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Re: Alumin(i)um (severly off topic)

Shuan-HAN-o-SAW-rus CHEE-lee-shah-EN-sis is the best approximation I can think 
of, if you want something reasonably close to the original. Chinese (Pinyin) 
"x" and "q" (Wade-Giles's "hs" and "ch'", respectively) stand for sounds 
similar to English "sh" and "ch", except that they are more palatal ("softer"), 
as if accompanied by "y" (as in "yes").


----- Original Message ----- 
From: "Sean Carroll" <sean@kua.net>
To: <dinosaur@usc.edu>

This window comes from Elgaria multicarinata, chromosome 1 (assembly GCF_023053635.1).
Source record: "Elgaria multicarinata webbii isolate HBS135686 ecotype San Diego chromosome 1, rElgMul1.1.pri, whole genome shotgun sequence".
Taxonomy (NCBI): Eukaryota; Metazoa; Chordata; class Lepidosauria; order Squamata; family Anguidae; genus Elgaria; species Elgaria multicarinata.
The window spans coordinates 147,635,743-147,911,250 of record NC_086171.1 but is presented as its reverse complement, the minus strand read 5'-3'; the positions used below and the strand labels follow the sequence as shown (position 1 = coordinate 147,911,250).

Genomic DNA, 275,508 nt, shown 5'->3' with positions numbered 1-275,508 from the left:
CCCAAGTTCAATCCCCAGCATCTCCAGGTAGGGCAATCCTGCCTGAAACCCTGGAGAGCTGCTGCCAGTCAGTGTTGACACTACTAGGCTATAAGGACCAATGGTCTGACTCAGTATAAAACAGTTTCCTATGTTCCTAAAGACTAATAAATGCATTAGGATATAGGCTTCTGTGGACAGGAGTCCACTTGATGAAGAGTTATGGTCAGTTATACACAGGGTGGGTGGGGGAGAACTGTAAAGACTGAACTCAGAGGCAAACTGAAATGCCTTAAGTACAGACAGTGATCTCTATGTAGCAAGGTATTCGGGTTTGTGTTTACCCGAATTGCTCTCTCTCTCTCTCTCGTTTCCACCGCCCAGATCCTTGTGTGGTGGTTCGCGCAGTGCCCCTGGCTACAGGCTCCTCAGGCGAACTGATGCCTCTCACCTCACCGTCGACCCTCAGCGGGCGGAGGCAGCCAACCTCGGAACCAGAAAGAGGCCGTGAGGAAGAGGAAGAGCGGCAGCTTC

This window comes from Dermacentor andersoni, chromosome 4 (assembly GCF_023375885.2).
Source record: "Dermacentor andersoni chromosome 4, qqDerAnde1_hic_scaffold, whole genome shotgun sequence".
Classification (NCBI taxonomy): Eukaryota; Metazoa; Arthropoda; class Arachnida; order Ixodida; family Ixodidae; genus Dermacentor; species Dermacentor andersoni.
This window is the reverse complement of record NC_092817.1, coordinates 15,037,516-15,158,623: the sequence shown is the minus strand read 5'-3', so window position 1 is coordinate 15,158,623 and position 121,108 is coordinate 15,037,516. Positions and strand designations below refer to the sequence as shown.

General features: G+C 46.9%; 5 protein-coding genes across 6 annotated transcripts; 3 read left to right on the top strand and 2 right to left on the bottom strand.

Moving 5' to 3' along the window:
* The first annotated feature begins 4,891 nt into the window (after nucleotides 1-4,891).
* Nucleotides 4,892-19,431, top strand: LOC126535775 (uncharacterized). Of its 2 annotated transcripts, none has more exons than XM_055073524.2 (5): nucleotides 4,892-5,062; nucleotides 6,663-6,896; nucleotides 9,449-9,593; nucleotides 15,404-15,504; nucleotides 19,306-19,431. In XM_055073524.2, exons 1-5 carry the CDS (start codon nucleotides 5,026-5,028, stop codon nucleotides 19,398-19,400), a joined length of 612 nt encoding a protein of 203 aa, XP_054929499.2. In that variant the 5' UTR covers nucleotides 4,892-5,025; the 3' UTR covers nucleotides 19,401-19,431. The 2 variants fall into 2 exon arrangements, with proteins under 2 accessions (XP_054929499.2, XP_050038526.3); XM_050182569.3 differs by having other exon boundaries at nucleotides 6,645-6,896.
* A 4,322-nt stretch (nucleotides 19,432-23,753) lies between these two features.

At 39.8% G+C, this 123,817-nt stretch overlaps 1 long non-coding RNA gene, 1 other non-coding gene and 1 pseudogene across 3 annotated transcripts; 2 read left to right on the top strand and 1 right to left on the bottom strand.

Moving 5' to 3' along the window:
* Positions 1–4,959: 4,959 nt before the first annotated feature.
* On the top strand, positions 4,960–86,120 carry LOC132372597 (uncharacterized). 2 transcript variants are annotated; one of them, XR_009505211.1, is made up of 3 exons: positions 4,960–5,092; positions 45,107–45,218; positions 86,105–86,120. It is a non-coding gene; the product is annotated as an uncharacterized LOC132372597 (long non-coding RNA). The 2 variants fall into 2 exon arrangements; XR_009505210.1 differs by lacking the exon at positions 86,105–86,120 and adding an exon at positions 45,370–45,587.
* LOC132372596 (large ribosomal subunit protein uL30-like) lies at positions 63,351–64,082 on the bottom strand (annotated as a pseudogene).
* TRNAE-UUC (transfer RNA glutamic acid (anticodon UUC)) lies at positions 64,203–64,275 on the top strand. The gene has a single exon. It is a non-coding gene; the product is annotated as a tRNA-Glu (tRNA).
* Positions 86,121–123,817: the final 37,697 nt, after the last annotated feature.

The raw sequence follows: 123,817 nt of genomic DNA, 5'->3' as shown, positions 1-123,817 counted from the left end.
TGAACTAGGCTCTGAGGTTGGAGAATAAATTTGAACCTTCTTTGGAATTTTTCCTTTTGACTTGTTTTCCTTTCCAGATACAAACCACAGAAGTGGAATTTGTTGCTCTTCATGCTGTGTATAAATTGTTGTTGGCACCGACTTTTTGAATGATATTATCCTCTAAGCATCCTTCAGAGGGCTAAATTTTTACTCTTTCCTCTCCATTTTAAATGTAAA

Sent: Friday, December 20, 2002 6:34 PM
Subject: Re: Alumin(i)um (severly off topic)

> Piotr Gasiorowski wrote:
> > Today, it's UK-type "aluminium" [AL-uh-MIN-i-um] versus US-type
> > "aluminum" [a-LOOM-i-num] -- as simple as that. The latter, however, 
> > was the name originally given to the element by its discoverer, Sir 
> > Humphrey Davy (Britain). 
> I remember reading somewhere that Davy's original name was actually
> 'alumium', and therefore both the British and American words are
> corruptions or alterations, although the British 'aluminium' is
> considered closer (because it ends in 'ium', I guess).
> Now, speaking of dinosaurs, can anyone tell me how to pronounce
> 'Xuanhanosaurus qilixiaensis'? I always say, roughly,
> 'zwan-HAN-uh-SAW-rus kill-iks-ee-ay-EN-sis'. Perhaps it's really
> supposed to be something like 'KHOO-ahn-han-uh-SAW-rus
> chee-LEEKH-yah-EN-sis'? 
> -- 
> --Sean
> http://www.livejournal.com/users/spclsd223/